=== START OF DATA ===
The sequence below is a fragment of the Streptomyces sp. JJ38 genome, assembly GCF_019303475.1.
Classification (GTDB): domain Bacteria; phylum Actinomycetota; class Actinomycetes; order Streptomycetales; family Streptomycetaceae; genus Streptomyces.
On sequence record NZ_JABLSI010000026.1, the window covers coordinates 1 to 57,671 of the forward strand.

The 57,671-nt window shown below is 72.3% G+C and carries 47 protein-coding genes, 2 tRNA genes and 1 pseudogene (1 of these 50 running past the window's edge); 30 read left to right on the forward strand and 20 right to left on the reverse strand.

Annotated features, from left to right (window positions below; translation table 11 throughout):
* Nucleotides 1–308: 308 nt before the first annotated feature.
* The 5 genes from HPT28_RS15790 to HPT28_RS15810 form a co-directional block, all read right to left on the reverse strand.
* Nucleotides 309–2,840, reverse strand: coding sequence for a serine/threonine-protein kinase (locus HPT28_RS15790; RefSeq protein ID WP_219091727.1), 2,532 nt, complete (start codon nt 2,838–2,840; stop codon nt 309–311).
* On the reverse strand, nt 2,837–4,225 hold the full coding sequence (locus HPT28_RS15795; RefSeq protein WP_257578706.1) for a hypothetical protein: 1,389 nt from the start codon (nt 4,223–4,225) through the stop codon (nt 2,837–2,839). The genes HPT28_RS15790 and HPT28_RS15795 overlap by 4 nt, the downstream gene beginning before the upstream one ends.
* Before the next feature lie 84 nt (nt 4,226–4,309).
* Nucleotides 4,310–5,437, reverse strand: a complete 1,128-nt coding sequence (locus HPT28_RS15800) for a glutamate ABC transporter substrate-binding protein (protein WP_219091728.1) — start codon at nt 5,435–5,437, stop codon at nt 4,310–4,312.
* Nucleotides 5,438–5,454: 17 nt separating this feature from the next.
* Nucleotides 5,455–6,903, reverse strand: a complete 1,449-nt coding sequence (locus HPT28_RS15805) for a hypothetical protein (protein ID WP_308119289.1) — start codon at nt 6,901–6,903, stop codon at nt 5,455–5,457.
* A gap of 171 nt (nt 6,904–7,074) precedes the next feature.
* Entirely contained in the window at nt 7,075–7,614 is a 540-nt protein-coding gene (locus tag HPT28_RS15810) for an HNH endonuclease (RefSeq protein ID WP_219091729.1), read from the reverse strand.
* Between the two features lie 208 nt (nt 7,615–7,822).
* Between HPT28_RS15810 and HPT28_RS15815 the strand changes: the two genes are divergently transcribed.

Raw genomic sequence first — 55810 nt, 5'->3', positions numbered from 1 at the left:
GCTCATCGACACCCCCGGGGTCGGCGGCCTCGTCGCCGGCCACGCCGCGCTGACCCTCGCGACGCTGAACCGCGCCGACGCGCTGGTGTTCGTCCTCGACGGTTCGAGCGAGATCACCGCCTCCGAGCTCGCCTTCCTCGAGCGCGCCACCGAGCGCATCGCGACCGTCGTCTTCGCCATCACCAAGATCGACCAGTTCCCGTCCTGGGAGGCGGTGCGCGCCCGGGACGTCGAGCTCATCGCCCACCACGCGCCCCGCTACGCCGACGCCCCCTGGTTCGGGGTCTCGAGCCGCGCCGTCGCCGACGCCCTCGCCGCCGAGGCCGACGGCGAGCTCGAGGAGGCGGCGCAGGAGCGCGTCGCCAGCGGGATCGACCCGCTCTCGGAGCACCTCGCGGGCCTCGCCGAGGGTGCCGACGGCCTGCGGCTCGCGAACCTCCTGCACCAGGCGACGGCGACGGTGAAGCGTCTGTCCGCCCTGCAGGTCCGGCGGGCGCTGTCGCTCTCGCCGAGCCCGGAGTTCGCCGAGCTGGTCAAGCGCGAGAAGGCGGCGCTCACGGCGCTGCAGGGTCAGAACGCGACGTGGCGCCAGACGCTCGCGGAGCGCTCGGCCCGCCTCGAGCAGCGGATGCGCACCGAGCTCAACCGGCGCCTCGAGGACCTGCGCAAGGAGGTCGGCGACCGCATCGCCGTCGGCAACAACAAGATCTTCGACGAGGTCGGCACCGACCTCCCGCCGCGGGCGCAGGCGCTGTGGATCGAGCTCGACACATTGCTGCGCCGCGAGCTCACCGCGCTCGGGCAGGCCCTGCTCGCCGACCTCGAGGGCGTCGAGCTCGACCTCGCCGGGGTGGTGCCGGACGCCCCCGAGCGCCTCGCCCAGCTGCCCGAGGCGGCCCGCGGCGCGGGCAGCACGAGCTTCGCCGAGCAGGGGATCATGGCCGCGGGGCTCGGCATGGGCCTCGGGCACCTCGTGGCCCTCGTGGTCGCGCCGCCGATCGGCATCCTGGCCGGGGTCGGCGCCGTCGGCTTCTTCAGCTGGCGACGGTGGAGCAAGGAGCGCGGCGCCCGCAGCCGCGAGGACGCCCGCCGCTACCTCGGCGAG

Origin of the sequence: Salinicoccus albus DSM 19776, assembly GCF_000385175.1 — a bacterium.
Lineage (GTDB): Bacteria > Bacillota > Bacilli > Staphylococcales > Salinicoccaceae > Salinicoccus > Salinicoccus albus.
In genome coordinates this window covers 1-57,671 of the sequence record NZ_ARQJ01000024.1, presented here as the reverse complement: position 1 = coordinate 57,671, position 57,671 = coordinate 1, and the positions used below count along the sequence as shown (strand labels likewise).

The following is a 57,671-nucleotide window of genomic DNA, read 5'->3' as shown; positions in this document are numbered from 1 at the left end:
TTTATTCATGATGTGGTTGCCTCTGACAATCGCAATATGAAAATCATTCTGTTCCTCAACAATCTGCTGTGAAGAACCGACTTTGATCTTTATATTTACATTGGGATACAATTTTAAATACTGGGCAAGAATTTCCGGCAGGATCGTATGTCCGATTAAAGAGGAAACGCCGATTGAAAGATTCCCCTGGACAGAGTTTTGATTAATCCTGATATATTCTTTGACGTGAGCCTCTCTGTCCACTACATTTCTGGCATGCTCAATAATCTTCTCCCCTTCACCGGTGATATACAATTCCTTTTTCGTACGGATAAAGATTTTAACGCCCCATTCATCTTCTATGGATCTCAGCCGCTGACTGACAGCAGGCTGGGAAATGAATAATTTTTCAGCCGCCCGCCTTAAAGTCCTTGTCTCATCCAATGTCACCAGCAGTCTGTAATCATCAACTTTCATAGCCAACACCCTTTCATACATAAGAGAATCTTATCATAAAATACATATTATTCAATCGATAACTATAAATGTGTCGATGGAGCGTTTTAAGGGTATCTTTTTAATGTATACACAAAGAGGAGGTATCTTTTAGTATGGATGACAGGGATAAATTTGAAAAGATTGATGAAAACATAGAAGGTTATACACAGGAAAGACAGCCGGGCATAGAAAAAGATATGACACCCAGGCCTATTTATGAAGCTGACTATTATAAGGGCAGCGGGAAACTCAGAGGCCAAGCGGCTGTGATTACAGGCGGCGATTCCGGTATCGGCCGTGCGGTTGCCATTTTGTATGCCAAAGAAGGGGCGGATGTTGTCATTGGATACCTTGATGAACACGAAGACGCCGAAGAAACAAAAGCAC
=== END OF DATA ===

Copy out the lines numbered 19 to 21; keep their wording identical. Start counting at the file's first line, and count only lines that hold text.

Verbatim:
GCTCATCGACACCCCCGGGGTCGGCGGCCTCGTCGCCGGCCACGCCGCGCTGACCCTCGCGACGCTGAACCGCGCCGACGCGCTGGTGTTCGTCCTCGACGGTTCGAGCGAGATCACCGCCTCCGAGCTCGCCTTCCTCGAGCGCGCCACCGAGCGCATCGCGACCGTCGTCTTCGCCATCACCAAGATCGACCAGTTCCCGTCCTGGGAGGCGGTGCGCGCCCGGGACGTCGAGCTCATCGCCCACCACGCGCCCCGCTACGCCGACGCCCCCTGGTTCGGGGTCTCGAGCCGCGCCGTCGCCGACGCCCTCGCCGCCGAGGCCGACGGCGAGCTCGAGGAGGCGGCGCAGGAGCGCGTCGCCAGCGGGATCGACCCGCTCTCGGAGCACCTCGCGGGCCTCGCCGAGGGTGCCGACGGCCTGCGGCTCGCGAACCTCCTGCACCAGGCGACGGCGACGGTGAAGCGTCTGTCCGCCCTGCAGGTCCGGCGGGCGCTGTCGCTCTCGCCGAGCCCGGAGTTCGCCGAGCTGGTCAAGCGCGAGAAGGCGGCGCTCACGGCGCTGCAGGGTCAGAACGCGACGTGGCGCCAGACGCTCGCGGAGCGCTCGGCCCGCCTCGAGCAGCGGATGCGCACCGAGCTCAACCGGCGCCTCGAGGACCTGCGCAAGGAGGTCGGCGACCGCATCGCCGTCGGCAACAACAAGATCTTCGACGAGGTCGGCACCGACCTCCCGCCGCGGGCGCAGGCGCTGTGGATCGAGCTCGACACATTGCTGCGCCGCGAGCTCACCGCGCTCGGGCAGGCCCTGCTCGCCGACCTCGAGGGCGTCGAGCTCGACCTCGCCGGGGTGGTGCCGGACGCCCCCGAGCGCCTCGCCCAGCTGCCCGAGGCGGCCCGCGGCGCGGGCAGCACGAGCTTCGCCGAGCAGGGGATCATGGCCGCGGGGCTCGGCATGGGCCTCGGGCACCTCGTGGCCCTCGTGGTCGCGCCGCCGATCGGCATCCTGGCCGGGGTCGGCGCCGTCGGCTTCTTCAGCTGGCGACGGTGGAGCAAGGAGCGCGGCGCCCGCAGCCGCGAGGACGCCCGCCGCTACCTCGGCGAG

Origin of the sequence: Salinicoccus albus DSM 19776, assembly GCF_000385175.1 — a bacterium.
Lineage (GTDB): Bacteria > Bacillota > Bacilli > Staphylococcales > Salinicoccaceae > Salinicoccus > Salinicoccus albus.